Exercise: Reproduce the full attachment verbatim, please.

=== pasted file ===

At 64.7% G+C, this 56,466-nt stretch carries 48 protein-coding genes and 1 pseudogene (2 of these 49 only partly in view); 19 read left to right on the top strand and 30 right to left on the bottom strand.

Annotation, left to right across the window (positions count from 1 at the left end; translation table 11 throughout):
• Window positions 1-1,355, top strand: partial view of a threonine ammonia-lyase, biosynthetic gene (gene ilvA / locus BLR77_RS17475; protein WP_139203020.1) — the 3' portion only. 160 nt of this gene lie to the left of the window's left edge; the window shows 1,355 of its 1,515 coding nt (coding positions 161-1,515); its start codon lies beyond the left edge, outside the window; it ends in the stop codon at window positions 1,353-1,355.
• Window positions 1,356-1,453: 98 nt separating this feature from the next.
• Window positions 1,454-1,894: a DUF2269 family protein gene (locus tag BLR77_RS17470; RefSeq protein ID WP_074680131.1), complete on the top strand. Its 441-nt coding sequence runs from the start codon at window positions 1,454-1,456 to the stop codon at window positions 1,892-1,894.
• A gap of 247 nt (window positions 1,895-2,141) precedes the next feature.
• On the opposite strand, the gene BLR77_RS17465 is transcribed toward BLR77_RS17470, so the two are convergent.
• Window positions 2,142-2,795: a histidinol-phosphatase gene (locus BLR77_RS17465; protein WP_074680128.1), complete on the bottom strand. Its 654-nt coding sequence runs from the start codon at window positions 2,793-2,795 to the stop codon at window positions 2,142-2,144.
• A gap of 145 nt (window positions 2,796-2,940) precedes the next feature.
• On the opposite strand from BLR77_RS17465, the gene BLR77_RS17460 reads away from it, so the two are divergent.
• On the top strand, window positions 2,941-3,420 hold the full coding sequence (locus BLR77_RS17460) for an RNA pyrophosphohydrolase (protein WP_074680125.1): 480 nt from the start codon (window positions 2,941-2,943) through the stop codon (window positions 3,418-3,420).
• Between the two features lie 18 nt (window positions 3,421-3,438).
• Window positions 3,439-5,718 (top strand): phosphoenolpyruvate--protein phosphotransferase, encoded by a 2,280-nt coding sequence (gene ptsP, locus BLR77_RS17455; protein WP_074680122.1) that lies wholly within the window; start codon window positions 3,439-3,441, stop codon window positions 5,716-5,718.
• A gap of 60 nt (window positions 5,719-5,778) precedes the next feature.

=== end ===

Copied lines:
At 64.7% G+C, this 56,466-nt stretch carries 48 protein-coding genes and 1 pseudogene (2 of these 49 only partly in view); 19 read left to right on the top strand and 30 right to left on the bottom strand.

Annotation, left to right across the window (positions count from 1 at the left end; translation table 11 throughout):
• Window positions 1-1,355, top strand: partial view of a threonine ammonia-lyase, biosynthetic gene (gene ilvA / locus BLR77_RS17475; protein WP_139203020.1) — the 3' portion only. 160 nt of this gene lie to the left of the window's left edge; the window shows 1,355 of its 1,515 coding nt (coding positions 161-1,515); its start codon lies beyond the left edge, outside the window; it ends in the stop codon at window positions 1,353-1,355.
• Window positions 1,356-1,453: 98 nt separating this feature from the next.
• Window positions 1,454-1,894: a DUF2269 family protein gene (locus tag BLR77_RS17470; RefSeq protein ID WP_074680131.1), complete on the top strand. Its 441-nt coding sequence runs from the start codon at window positions 1,454-1,456 to the stop codon at window positions 1,892-1,894.
• A gap of 247 nt (window positions 1,895-2,141) precedes the next feature.
• On the opposite strand, the gene BLR77_RS17465 is transcribed toward BLR77_RS17470, so the two are convergent.
• Window positions 2,142-2,795: a histidinol-phosphatase gene (locus BLR77_RS17465; protein WP_074680128.1), complete on the bottom strand. Its 654-nt coding sequence runs from the start codon at window positions 2,793-2,795 to the stop codon at window positions 2,142-2,144.
• A gap of 145 nt (window positions 2,796-2,940) precedes the next feature.
• On the opposite strand from BLR77_RS17465, the gene BLR77_RS17460 reads away from it, so the two are divergent.
• On the top strand, window positions 2,941-3,420 hold the full coding sequence (locus BLR77_RS17460) for an RNA pyrophosphohydrolase (protein WP_074680125.1): 480 nt from the start codon (window positions 2,941-2,943) through the stop codon (window positions 3,418-3,420).
• Between the two features lie 18 nt (window positions 3,421-3,438).
• Window positions 3,439-5,718 (top strand): phosphoenolpyruvate--protein phosphotransferase, encoded by a 2,280-nt coding sequence (gene ptsP, locus BLR77_RS17455; protein WP_074680122.1) that lies wholly within the window; start codon window positions 3,439-3,441, stop codon window positions 5,716-5,718.
• A gap of 60 nt (window positions 5,719-5,778) precedes the next feature.